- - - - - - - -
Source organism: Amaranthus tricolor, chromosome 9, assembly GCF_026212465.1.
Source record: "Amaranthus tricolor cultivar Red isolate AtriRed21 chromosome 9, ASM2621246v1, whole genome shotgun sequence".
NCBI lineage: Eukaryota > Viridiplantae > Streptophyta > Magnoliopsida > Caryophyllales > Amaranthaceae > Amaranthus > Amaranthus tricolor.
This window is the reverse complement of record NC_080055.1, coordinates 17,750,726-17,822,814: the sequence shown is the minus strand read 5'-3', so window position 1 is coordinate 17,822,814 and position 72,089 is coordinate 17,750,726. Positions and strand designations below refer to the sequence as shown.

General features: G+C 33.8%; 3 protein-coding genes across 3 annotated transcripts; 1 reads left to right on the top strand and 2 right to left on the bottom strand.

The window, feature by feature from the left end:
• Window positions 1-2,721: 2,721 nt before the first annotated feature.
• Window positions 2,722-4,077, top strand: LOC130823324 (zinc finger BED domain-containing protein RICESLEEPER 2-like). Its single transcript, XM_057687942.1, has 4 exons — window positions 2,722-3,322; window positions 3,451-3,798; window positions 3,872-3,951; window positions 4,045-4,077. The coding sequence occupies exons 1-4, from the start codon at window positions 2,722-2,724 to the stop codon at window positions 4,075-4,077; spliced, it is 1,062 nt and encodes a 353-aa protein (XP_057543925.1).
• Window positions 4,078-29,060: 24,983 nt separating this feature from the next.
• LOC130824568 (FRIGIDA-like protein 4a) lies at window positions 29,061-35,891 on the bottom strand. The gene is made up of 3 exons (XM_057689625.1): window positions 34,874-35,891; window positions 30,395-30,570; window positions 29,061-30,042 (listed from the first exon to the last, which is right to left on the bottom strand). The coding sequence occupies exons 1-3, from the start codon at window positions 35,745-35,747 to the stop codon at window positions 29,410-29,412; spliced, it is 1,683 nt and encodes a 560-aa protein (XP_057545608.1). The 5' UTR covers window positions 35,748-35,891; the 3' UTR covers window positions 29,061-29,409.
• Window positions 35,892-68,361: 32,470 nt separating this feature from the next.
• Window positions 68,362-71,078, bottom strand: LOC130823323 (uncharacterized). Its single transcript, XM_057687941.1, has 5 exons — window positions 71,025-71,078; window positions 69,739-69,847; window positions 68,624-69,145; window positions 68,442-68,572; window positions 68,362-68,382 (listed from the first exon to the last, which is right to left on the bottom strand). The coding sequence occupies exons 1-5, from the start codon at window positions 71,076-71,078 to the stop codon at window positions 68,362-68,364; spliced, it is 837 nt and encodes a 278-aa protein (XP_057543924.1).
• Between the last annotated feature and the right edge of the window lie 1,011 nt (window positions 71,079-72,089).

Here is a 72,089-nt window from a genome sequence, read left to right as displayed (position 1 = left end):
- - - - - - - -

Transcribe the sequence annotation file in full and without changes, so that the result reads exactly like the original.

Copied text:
Source organism: Amaranthus tricolor, chromosome 9, assembly GCF_026212465.1.
Source record: "Amaranthus tricolor cultivar Red isolate AtriRed21 chromosome 9, ASM2621246v1, whole genome shotgun sequence".
NCBI lineage: Eukaryota > Viridiplantae > Streptophyta > Magnoliopsida > Caryophyllales > Amaranthaceae > Amaranthus > Amaranthus tricolor.
This window is the reverse complement of record NC_080055.1, coordinates 17,750,726-17,822,814: the sequence shown is the minus strand read 5'-3', so window position 1 is coordinate 17,822,814 and position 72,089 is coordinate 17,750,726. Positions and strand designations below refer to the sequence as shown.

General features: G+C 33.8%; 3 protein-coding genes across 3 annotated transcripts; 1 reads left to right on the top strand and 2 right to left on the bottom strand.

The window, feature by feature from the left end:
• Window positions 1-2,721: 2,721 nt before the first annotated feature.
• Window positions 2,722-4,077, top strand: LOC130823324 (zinc finger BED domain-containing protein RICESLEEPER 2-like). Its single transcript, XM_057687942.1, has 4 exons — window positions 2,722-3,322; window positions 3,451-3,798; window positions 3,872-3,951; window positions 4,045-4,077. The coding sequence occupies exons 1-4, from the start codon at window positions 2,722-2,724 to the stop codon at window positions 4,075-4,077; spliced, it is 1,062 nt and encodes a 353-aa protein (XP_057543925.1).
• Window positions 4,078-29,060: 24,983 nt separating this feature from the next.
• LOC130824568 (FRIGIDA-like protein 4a) lies at window positions 29,061-35,891 on the bottom strand. The gene is made up of 3 exons (XM_057689625.1): window positions 34,874-35,891; window positions 30,395-30,570; window positions 29,061-30,042 (listed from the first exon to the last, which is right to left on the bottom strand). The coding sequence occupies exons 1-3, from the start codon at window positions 35,745-35,747 to the stop codon at window positions 29,410-29,412; spliced, it is 1,683 nt and encodes a 560-aa protein (XP_057545608.1). The 5' UTR covers window positions 35,748-35,891; the 3' UTR covers window positions 29,061-29,409.
• Window positions 35,892-68,361: 32,470 nt separating this feature from the next.
• Window positions 68,362-71,078, bottom strand: LOC130823323 (uncharacterized). Its single transcript, XM_057687941.1, has 5 exons — window positions 71,025-71,078; window positions 69,739-69,847; window positions 68,624-69,145; window positions 68,442-68,572; window positions 68,362-68,382 (listed from the first exon to the last, which is right to left on the bottom strand). The coding sequence occupies exons 1-5, from the start codon at window positions 71,076-71,078 to the stop codon at window positions 68,362-68,364; spliced, it is 837 nt and encodes a 278-aa protein (XP_057543924.1).
• Between the last annotated feature and the right edge of the window lie 1,011 nt (window positions 71,079-72,089).

Here is a 72,089-nt window from a genome sequence, read left to right as displayed (position 1 = left end):